Note — Jul 17, 2022

Soulbinding Like a State

Brilliant piece by Gordon Brander who looks at Web3 identity dreams, self-sovereign identity, James C. Scott’s book Seeing Like a State (1998), maps, territory, Borges, and wallets. At some point it felt like I was going to highlight the whole first half so have a read yourself (the second half is more ‘nuts and bolts’) but basically he points to the important difference between legibility and identity. A lot of attempts at what is called identity are actually creating legibility for the state and/or the network. He gives multiple examples of this but this phrase kind of sums it up for the internet and Web3: “Legibility is disastrous at scale, and the internet is always at scale. The internet is flat, frictionless, and global, and algorithms are totalizing.” We need self-sovereignty, illegibility and privacy, not an indelible identity made available at scale.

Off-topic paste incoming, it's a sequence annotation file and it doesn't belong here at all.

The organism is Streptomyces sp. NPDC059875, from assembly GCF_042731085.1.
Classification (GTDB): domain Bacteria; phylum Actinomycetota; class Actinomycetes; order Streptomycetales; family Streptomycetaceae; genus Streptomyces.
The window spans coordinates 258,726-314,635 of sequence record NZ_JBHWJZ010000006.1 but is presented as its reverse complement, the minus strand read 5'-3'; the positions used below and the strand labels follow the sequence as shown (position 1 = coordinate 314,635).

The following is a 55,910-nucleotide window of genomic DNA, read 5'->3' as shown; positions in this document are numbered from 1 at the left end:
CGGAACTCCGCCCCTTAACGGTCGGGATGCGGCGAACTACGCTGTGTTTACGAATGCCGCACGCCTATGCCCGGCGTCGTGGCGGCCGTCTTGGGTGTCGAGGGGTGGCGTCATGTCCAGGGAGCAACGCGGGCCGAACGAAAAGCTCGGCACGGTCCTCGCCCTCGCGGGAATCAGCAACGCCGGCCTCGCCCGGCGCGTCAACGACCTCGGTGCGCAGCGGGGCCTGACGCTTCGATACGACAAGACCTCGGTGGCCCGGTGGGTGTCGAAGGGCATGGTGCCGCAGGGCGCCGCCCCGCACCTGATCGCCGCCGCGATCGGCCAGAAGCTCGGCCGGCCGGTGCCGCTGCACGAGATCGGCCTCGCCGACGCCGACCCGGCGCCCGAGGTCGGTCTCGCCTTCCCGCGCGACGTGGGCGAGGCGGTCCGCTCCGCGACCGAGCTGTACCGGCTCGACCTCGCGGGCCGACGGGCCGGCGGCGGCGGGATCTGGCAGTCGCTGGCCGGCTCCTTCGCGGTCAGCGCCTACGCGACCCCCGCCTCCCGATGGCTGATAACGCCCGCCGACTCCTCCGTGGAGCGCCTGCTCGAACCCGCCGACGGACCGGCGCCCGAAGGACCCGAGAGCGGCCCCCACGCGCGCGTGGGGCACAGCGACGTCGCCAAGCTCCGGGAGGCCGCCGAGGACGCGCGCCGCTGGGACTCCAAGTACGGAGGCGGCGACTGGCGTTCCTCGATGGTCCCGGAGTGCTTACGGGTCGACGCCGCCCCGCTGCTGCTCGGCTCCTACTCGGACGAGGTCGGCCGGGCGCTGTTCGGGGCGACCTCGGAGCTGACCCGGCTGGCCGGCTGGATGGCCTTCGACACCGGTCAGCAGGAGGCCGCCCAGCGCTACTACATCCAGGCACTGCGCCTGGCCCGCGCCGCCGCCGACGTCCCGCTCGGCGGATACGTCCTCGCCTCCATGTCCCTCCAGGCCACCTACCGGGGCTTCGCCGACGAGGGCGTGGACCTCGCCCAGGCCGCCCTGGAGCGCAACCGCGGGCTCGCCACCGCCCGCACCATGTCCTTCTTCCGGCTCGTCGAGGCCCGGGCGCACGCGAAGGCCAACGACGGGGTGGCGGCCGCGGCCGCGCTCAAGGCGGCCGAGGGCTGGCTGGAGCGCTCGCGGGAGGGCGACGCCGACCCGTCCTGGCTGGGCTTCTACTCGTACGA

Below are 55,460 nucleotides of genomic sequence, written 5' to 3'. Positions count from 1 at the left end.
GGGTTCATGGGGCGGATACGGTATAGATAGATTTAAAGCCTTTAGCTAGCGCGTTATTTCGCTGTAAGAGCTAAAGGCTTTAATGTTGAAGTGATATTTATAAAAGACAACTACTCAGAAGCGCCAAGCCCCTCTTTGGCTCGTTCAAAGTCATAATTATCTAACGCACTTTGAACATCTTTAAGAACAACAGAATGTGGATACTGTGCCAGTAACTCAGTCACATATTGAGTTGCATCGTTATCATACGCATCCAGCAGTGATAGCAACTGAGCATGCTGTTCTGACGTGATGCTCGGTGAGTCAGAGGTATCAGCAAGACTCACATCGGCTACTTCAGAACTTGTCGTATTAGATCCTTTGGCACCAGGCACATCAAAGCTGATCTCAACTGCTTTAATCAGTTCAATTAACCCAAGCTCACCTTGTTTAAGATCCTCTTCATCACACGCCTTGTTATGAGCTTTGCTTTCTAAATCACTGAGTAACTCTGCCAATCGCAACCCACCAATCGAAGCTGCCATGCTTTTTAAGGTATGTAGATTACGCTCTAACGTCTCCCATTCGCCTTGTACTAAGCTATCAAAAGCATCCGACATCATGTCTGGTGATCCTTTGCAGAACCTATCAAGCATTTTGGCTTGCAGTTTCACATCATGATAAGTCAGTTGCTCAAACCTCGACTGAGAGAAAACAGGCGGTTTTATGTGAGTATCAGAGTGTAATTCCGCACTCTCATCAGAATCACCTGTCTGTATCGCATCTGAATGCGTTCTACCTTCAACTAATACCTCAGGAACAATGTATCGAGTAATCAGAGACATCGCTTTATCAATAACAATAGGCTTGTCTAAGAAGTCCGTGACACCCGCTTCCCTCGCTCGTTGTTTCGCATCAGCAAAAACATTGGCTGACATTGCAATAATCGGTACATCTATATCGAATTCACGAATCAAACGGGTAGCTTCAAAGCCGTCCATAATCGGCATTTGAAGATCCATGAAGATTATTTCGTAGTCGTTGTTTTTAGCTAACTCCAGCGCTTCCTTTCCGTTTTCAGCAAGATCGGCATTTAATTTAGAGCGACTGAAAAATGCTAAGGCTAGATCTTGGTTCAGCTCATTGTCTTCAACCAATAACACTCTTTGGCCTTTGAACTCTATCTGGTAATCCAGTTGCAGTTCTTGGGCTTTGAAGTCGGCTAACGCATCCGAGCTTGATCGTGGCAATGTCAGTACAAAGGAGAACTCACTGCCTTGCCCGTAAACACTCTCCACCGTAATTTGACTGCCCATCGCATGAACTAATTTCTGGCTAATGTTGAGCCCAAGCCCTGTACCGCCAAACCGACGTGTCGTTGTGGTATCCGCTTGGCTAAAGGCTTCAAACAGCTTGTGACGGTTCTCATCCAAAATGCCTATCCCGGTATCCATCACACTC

When I reflect on the lived experience of identity, I think of something that is complex, personal, intersectional, situational, intersubjective. It seems like the thing we are gesturing toward when we say “on-chain identity” is not this personal lived experience of identity, but something else. What is it? […]

This sounds closer to the mark. When we say “on-chain identity”, we are gesturing toward something that is standardized, certified, registered, recorded. An API for quantifying people. This is reflected in the use-cases cited for on-chain identity, such as one-person-one-vote polling, credit scores, credentials, reputation, mutual rating, resumes, background checks. […]

The greatest danger emerges when legibility is paired with godlike power and totalizing ambition. You can only simplify reality to match your map when you operate at the scale of a god, a state… or perhaps, of a network. […]

The internet is adaptive, and will algorithmically reshape its reality around anything that is legible. Google makes clicks legible, so clickbait manifests. Facebook makes reacts legible, so inflammatory content manifests. YouTube makes engagement legible, so creepy videos for toddlers manifest. […]

Legibility on the internet is hazardous. And if it is hazardous to make clicks or emotes legible to algorithmic forces, how much more hazardous is it to make people legible? Making identity legible at internet scale is seeing like a state.